Companies can help workers who are caregivers do their dual jobs better, writes AARP's chief exec
The headline read, "Companies need to care for their caregivers."
And the subhead stated unequivocally that "supporting your workers is good for business."
Those words summed up a vintage column in the AARP Bulletin written by the organization's chief executive officer, Jo Ann Jenkins. In it, she noted that for the 60% of family caregivers who also held full- or part-time jobs, "just getting through an average day calls for complex choreography, especially when schedules and needs don't align properly."
As a result, she pointed out, an "urgent medical situation or a transportation glitch can set off a frantic scramble to fill the gaps."
The CEO's article isn't new, nor are the thoughts in it, but they're definitely worth repeating.
|Jo Ann Jenkins|
Jenkins cited specific employers that had instituted "impressive caregiver policies," including CBS, Allianz Life, Emory University, Deloitte and Fannie Mae.
CBS, for example, offered employees "up to 15 days a year of emergency backup care services to fill in when normal care arrangements break down." And Allianz provided "quarterly educational workshops for employees who are caregivers."
Emory, meanwhile, used "a 24/7 call center to provide answers to caregiving questions," and Deloitte gave "workers up to 16 weeks of paid time off annually for caregiving."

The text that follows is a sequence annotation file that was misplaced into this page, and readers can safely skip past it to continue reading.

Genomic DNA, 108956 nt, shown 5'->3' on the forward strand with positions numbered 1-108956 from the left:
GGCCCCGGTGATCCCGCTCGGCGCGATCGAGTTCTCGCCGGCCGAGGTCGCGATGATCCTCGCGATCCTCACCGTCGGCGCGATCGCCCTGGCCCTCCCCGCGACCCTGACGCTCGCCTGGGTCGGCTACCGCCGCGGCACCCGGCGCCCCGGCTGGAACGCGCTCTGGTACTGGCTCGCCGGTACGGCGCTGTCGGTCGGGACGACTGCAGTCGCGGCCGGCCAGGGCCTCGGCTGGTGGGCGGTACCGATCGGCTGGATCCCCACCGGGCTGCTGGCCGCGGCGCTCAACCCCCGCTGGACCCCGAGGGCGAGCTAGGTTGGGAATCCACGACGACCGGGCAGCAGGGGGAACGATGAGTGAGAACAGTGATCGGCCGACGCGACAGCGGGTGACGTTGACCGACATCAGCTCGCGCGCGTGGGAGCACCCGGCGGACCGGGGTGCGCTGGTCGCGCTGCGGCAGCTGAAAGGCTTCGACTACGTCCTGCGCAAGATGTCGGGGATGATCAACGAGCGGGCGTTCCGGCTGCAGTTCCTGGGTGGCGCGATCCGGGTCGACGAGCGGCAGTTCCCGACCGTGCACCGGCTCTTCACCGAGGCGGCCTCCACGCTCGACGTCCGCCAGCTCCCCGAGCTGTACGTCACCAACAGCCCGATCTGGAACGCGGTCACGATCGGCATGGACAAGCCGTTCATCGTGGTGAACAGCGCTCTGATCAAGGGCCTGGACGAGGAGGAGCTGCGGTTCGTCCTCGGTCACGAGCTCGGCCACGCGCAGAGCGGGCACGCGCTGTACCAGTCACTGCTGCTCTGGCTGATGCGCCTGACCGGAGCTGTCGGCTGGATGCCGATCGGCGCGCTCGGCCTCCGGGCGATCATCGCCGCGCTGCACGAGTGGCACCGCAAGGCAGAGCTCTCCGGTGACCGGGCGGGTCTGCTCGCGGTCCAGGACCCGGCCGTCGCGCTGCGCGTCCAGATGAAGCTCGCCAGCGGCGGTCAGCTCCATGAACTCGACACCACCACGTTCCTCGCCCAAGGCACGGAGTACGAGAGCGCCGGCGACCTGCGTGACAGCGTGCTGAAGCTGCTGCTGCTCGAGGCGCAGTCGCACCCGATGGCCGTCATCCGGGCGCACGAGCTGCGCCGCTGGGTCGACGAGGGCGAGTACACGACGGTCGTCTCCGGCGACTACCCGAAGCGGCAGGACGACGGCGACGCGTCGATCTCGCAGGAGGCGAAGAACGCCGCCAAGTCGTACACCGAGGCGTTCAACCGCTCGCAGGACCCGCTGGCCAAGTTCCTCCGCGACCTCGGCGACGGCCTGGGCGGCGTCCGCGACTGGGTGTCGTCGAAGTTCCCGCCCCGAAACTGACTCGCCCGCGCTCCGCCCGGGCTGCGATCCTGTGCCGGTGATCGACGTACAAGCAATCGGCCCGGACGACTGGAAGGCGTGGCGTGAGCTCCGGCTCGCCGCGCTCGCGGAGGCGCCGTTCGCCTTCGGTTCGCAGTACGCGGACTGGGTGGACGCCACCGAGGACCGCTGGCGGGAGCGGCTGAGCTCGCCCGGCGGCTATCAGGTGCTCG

Furthermore, Jenkins wrote, Fannie Mae employed "an onsite geriatric care consultant whose services are free to employees, with no limits on usage."
Closer to home, she reported that her organization had offered employees "two paid weeks of caregiving leave each year, in addition to the ability to use their sick leave for caregiving" — plus "flexible work arrangements…and backup care assistance for emergencies."
The AARP exec intimated that caregivers often try to perform their dual jobs "without alerting bosses, for fear of appearing less than fully committed to their jobs."
At least a quarter of all family caregivers are millennials, she mentioned, and at least "50 percent are under the age of 50."
Clearly they need help.
"Trying to juggle work and caregiving takes a toll," Jenkins wound up. "Let's do our best to make it easier for all of them."
More information about the difficulties of and, moreover, the joys and rewards of caregiving can be found in "Rollercoaster: How a man can survive his partner's breast cancer," a VitalityPress book that I, Woody Weingarten, aimed at male caregivers.